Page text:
How has Burnaby (and its neighbours) aged over the last decade?
Between 2011 and 2021, Burnaby's population grew by nearly 26,000 people. But how have our age demographics changed in that time?
Burnaby remains a relatively young city when compared to its neighbours in Metro Vancouver, according to 2021 census data.
In fact, it’s tied with New Westminster for 13th oldest among 16 major municipalities in the regional district—only Vancouver and Surrey are younger cities.
But as the city has grown up, it has also grown older. The median age was 39.8 years in 2011, a figure that crept up to 40.4 in 2021, according to Statistics Canada’s census data.
If that appears to be a relatively minor change, consider this: the 65+ age group grew by 42.8% over the last decade. That’s an increase of more than 13,200 people in that age range, including nearly 2,200 people aged 85+.
By contrast, the under-20 population actually decreased slightly—765 individuals, or 1.7%.
But these trends aren’t particularly striking for the region as a whole. Only a handful of municipalities saw increases in children and youths aged 19 and under. And only two—West Vancouver and North Vancouver district—saw their 65+ age groups grow by less than 35%.
So overall, how has Burnaby aged over the last 10 years?
While the census states that Burnaby decreased overall in people aged 19 and under, that’s largely due to a downturn in older teens—the 15-19 age range dropped by nearly 15%, or 1,940 individuals.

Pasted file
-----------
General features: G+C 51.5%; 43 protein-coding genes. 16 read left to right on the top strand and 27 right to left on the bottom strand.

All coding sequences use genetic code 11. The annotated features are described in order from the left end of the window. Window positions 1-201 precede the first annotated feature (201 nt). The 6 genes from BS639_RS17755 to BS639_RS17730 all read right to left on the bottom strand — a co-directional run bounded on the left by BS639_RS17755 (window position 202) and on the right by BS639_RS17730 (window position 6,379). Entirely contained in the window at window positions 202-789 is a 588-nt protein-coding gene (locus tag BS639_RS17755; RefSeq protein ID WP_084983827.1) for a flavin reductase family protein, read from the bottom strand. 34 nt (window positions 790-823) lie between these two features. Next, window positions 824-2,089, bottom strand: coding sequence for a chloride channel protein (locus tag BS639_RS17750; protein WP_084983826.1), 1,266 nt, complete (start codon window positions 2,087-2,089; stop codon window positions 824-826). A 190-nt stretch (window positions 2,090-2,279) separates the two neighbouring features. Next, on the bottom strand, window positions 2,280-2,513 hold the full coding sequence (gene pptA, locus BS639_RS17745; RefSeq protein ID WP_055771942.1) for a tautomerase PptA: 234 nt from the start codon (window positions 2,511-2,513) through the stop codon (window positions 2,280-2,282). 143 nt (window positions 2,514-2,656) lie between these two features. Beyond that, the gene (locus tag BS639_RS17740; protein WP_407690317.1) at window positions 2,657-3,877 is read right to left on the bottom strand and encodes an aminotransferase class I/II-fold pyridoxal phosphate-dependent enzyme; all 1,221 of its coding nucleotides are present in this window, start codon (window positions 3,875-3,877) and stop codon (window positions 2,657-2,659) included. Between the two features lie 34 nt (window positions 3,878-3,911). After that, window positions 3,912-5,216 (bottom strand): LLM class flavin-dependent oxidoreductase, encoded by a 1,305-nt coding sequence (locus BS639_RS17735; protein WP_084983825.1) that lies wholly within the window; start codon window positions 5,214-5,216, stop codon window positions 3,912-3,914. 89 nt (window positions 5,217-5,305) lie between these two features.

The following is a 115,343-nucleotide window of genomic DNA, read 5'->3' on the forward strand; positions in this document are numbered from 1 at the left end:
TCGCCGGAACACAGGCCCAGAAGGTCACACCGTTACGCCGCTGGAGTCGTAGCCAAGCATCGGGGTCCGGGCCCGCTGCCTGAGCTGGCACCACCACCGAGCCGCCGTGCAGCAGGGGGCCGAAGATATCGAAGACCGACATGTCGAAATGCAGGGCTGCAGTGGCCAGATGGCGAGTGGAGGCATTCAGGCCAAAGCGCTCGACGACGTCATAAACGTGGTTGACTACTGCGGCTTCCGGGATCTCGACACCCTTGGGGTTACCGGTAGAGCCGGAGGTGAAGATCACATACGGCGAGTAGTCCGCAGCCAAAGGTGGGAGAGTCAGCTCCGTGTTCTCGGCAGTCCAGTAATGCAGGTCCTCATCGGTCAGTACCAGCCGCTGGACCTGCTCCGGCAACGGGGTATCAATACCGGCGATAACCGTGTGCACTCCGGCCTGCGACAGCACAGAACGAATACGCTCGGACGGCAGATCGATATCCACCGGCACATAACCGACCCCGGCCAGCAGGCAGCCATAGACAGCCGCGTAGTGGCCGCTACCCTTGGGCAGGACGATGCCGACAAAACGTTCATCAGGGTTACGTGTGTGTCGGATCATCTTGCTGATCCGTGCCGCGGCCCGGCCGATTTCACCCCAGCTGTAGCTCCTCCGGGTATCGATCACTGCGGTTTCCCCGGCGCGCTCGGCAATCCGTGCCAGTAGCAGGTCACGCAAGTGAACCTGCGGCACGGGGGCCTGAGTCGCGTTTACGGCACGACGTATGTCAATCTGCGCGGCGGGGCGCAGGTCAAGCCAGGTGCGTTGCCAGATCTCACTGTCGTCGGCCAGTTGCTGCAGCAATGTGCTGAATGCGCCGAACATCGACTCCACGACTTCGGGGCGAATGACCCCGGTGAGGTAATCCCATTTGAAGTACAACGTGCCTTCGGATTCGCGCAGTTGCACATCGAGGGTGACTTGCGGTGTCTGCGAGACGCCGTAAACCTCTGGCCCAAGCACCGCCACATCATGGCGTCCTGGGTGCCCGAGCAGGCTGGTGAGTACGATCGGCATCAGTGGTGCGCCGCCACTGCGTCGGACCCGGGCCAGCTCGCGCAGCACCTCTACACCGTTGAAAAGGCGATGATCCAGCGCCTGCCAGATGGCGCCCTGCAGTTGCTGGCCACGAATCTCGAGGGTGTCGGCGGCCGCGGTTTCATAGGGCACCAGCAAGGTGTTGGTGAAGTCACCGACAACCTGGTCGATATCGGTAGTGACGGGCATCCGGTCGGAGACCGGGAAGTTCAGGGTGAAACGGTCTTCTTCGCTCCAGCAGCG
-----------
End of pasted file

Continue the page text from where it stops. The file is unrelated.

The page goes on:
The 0-4 range also decreased slightly (less than 3%), but those were, to some degree, offset by growth in the 5-9 (+11%) and 10-14 (+4%) age groups.
But it was the young adults who saw the most growth, outside of the 65+ age group.
While the number of people aged 20-24 dropped slightly (-2.6%), all three five-year age groups between 25 and 39 saw fairly substantial growth of at least 18%.
Adults aged 30-34, especially, grew quickly over the last 10 years, at 35.7%.
Mirroring the decline in children—particularly, the nearly 15% drop in older teens and tepid growth in younger teens—was a decline in both 40-49 groups.
Separated by 30 years from the younger teens, the 40-44 cohort saw a slight decrease of 4.3%. And at a similar 30-year gap with the older teens, the 45-49 group declined by 15%.
This would appear to confirm anecdotes of an exodus of families from the city.
The most dramatic change, however, is in the seniors population.
The 65+ demographics still account for only about one-sixth of the population, but their numbers grew from just under 31,000 in 2011 to just over 44,000 in 2021.
Of that 13,000-person increase, well over a third came from the 65-69 demographic, at nearly 5,000 individuals.
Each five-year group after that grows progressively slower, but not one grew less than 19%.
While the 2011 census does not break down ages past 85 years, 2016 and 2021 censuses continue to provide five-year ranges from 85-99.
The sample size in each is relatively small—the 85-89 group is shy of 4,000 people, and the 95-99 group is just over 500.
Still, each of these groups grew by at least 20%. And with a sample size in the double-digits, the 100+ cohort also grew to 75 from 60 in 2016.